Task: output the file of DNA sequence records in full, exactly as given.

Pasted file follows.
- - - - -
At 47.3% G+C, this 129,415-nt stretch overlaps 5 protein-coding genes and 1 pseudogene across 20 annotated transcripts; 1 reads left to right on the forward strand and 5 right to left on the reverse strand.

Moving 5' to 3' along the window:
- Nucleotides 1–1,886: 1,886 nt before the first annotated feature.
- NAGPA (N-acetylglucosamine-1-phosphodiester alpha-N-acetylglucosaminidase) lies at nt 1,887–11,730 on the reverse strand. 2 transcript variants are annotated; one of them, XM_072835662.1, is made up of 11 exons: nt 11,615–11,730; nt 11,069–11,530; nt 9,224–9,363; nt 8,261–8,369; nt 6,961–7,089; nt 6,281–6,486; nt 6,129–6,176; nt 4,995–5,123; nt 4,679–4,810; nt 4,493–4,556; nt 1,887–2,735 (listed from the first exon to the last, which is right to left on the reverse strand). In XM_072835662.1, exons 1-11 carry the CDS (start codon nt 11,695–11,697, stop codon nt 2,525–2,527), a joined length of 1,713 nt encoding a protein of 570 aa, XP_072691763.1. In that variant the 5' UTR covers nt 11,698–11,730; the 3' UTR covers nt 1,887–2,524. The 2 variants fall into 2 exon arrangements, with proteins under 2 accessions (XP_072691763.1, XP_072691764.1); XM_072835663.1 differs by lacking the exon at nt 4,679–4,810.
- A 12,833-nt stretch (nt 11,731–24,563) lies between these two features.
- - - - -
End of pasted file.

At 47.3% G+C, this 129,415-nt stretch overlaps 5 protein-coding genes and 1 pseudogene across 20 annotated transcripts; 1 reads left to right on the forward strand and 5 right to left on the reverse strand.

Moving 5' to 3' along the window:
- Nucleotides 1–1,886: 1,886 nt before the first annotated feature.
- NAGPA (N-acetylglucosamine-1-phosphodiester alpha-N-acetylglucosaminidase) lies at nt 1,887–11,730 on the reverse strand. 2 transcript variants are annotated; one of them, XM_072835662.1, is made up of 11 exons: nt 11,615–11,730; nt 11,069–11,530; nt 9,224–9,363; nt 8,261–8,369; nt 6,961–7,089; nt 6,281–6,486; nt 6,129–6,176; nt 4,995–5,123; nt 4,679–4,810; nt 4,493–4,556; nt 1,887–2,735 (listed from the first exon to the last, which is right to left on the reverse strand). In XM_072835662.1, exons 1-11 carry the CDS (start codon nt 11,695–11,697, stop codon nt 2,525–2,527), a joined length of 1,713 nt encoding a protein of 570 aa, XP_072691763.1. In that variant the 5' UTR covers nt 11,698–11,730; the 3' UTR covers nt 1,887–2,524. The 2 variants fall into 2 exon arrangements, with proteins under 2 accessions (XP_072691763.1, XP_072691764.1); XM_072835663.1 differs by lacking the exon at nt 4,679–4,810.
- A 12,833-nt stretch (nt 11,731–24,563) lies between these two features.